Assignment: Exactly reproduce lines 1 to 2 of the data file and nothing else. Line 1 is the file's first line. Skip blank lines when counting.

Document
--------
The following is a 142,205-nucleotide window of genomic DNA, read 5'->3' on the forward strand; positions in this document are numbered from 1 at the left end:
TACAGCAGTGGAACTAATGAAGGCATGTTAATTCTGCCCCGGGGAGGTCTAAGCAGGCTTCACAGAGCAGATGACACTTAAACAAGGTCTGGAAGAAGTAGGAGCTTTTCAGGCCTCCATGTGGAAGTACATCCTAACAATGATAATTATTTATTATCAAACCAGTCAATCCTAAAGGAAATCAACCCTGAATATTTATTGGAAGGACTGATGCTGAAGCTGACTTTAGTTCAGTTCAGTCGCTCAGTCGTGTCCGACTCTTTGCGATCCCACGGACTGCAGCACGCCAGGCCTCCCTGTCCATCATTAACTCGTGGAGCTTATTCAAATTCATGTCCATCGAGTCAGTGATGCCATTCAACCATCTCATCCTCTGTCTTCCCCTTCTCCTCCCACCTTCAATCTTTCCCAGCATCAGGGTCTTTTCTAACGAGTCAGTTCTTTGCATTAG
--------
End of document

The following is a 142,205-nucleotide window of genomic DNA, read 5'->3' on the forward strand; positions in this document are numbered from 1 at the left end:
TACAGCAGTGGAACTAATGAAGGCATGTTAATTCTGCCCCGGGGAGGTCTAAGCAGGCTTCACAGAGCAGATGACACTTAAACAAGGTCTGGAAGAAGTAGGAGCTTTTCAGGCCTCCATGTGGAAGTACATCCTAACAATGATAATTATTTATTATCAAACCAGTCAATCCTAAAGGAAATCAACCCTGAATATTTATTGGAAGGACTGATGCTGAAGCTGACTTTAGTTCAGTTCAGTCGCTCAGTCGTGTCCGACTCTTTGCGATCCCACGGACTGCAGCACGCCAGGCCTCCCTGTCCATCATTAACTCGTGGAGCTTATTCAAATTCATGTCCATCGAGTCAGTGATGCCATTCAACCATCTCATCCTCTGTCTTCCCCTTCTCCTCCCACCTTCAATCTTTCCCAGCATCAGGGTCTTTTCTAACGAGTCAGTTCTTTGCATTAG